A publication of the Archaeological Institute of America
A Sword for the Ages
A zigzag pattern, now tinged with the green-blue patina of oxidized metal, adorns the octagonal hilt of a rare sword dating to the Middle Bronze Age in Germany (1600–1200 B.C.) that was recently excavated in the Bavarian town of Nördlingen. Archaeologists discovered the weapon—which is in such pristine condition they say it still glints—alongside the remains of a woman, man, and child and a smattering of artifacts including arrowheads, daggers, and jewelry. Forged entirely of bronze, the 26-inch-long weapon is the work of a skilled swordsmith. Although it weighs approximately two pounds, it is so well balanced that it would have been effective for cutting or slashing, but the lack of wear on the blade and hilt suggests it was never used.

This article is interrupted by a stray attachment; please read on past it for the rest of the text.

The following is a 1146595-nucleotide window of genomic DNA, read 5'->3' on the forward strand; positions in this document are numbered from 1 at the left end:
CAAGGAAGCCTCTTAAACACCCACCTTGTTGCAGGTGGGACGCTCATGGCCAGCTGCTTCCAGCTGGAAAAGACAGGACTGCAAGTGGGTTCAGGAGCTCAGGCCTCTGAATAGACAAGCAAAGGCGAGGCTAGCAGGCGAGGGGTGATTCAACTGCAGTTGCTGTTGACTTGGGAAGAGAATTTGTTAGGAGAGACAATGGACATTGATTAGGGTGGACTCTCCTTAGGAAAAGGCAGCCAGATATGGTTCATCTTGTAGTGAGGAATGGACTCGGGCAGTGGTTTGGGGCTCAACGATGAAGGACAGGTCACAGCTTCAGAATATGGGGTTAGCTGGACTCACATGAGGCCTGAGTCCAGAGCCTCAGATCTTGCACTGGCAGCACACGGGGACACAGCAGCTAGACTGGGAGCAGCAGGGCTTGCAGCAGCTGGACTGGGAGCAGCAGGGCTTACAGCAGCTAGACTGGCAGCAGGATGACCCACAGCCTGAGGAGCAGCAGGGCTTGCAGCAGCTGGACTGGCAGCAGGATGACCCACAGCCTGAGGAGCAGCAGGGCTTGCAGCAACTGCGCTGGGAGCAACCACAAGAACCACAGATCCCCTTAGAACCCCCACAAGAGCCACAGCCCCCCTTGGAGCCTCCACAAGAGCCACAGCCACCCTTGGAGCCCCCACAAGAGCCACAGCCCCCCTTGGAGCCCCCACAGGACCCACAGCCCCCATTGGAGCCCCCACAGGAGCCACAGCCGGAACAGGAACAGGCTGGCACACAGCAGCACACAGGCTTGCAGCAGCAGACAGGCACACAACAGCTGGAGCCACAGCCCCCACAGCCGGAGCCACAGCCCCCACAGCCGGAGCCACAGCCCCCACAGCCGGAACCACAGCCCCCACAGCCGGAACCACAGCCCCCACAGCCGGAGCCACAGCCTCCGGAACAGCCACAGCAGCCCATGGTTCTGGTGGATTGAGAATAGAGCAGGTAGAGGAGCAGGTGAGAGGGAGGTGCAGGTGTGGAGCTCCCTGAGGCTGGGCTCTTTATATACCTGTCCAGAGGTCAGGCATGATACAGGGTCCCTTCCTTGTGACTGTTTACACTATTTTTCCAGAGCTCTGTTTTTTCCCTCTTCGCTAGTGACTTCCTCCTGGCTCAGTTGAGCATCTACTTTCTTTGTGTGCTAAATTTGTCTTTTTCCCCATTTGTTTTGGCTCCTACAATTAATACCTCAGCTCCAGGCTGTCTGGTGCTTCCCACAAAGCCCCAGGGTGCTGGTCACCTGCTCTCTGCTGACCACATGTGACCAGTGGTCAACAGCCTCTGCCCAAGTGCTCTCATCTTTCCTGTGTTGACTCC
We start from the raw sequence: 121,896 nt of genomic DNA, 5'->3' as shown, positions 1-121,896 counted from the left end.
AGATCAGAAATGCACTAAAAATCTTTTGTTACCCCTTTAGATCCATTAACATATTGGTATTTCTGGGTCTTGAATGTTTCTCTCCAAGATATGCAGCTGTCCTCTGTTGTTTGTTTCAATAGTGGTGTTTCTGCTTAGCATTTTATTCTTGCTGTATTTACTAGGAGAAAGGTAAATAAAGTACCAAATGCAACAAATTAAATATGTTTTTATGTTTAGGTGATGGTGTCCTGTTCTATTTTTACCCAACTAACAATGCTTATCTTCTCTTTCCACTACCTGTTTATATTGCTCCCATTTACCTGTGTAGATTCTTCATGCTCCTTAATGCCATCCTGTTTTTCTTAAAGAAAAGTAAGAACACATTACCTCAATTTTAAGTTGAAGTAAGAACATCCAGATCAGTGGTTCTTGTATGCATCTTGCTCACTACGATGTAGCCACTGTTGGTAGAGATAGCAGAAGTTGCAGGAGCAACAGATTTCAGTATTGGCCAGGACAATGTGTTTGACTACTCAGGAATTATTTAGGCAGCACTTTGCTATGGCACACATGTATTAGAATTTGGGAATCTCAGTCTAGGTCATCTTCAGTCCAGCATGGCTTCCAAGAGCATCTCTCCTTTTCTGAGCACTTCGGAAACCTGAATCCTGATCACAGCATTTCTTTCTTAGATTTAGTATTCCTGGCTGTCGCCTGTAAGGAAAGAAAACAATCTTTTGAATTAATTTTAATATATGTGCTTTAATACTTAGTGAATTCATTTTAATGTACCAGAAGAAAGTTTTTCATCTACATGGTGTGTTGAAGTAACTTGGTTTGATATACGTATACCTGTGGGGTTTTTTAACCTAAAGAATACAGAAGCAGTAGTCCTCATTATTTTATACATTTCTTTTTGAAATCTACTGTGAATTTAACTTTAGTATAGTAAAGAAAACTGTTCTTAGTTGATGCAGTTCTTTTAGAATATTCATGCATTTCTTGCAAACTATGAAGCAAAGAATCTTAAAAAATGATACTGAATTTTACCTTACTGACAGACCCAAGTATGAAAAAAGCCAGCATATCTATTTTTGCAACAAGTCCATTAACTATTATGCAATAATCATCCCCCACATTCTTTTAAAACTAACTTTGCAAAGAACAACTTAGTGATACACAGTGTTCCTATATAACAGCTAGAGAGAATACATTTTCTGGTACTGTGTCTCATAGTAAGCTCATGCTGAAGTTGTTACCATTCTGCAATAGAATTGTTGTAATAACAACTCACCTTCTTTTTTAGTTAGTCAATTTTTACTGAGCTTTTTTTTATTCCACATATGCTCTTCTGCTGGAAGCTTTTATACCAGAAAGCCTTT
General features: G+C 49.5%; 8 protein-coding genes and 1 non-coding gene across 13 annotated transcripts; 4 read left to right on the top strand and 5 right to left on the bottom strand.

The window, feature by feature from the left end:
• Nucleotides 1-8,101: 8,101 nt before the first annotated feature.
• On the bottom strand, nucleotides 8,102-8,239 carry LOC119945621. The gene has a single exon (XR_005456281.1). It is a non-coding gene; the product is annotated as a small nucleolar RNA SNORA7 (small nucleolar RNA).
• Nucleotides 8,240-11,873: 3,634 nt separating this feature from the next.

According to archaeologist Johann Friedrich Tolksdorf of the Bavarian State Office for Monument Protection, the sword was crafted using an amalgam of northern and southern regional styles. “The recent discovery doesn’t strictly fit into the existing typology,” says Tolksdorf, “but combines a set of ornamental styles typical of fourteenth-century B.C. octagonal hilts.” Tolksdorf hopes further analysis will help scholars better understand the history of swordcraft in Bavaria and how the deceased individuals were related to each other.
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